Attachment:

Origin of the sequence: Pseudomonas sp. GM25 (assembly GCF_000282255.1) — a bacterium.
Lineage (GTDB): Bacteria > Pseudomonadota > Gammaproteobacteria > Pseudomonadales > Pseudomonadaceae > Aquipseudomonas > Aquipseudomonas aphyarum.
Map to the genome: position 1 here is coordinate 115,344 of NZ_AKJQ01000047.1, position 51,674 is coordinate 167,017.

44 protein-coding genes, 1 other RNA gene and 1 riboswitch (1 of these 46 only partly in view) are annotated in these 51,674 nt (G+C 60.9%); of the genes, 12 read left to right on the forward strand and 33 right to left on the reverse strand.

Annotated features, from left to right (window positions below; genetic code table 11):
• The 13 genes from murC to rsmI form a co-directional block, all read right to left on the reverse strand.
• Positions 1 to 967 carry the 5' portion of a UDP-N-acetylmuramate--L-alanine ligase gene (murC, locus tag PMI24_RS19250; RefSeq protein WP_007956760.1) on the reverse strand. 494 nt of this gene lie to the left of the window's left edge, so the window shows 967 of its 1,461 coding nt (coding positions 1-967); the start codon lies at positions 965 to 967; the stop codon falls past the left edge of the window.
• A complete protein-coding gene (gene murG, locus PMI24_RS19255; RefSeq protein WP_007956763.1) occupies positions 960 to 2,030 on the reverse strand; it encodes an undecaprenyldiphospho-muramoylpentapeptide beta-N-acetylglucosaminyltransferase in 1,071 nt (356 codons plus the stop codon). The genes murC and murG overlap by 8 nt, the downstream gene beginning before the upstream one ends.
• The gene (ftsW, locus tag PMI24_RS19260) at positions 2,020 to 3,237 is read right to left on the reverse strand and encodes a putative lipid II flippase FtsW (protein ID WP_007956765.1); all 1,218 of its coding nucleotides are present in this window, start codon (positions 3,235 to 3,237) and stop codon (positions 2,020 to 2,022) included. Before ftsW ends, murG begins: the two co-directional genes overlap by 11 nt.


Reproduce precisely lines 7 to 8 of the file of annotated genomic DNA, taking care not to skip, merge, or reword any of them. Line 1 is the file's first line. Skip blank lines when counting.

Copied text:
• Positions 1 to 967 carry the 5' portion of a UDP-N-acetylmuramate--L-alanine ligase gene (murC, locus tag PMI24_RS19250; RefSeq protein WP_007956760.1) on the reverse strand. 494 nt of this gene lie to the left of the window's left edge, so the window shows 967 of its 1,461 coding nt (coding positions 1-967); the start codon lies at positions 965 to 967; the stop codon falls past the left edge of the window.
• A complete protein-coding gene (gene murG, locus PMI24_RS19255; RefSeq protein WP_007956763.1) occupies positions 960 to 2,030 on the reverse strand; it encodes an undecaprenyldiphospho-muramoylpentapeptide beta-N-acetylglucosaminyltransferase in 1,071 nt (356 codons plus the stop codon). The genes murC and murG overlap by 8 nt, the downstream gene beginning before the upstream one ends.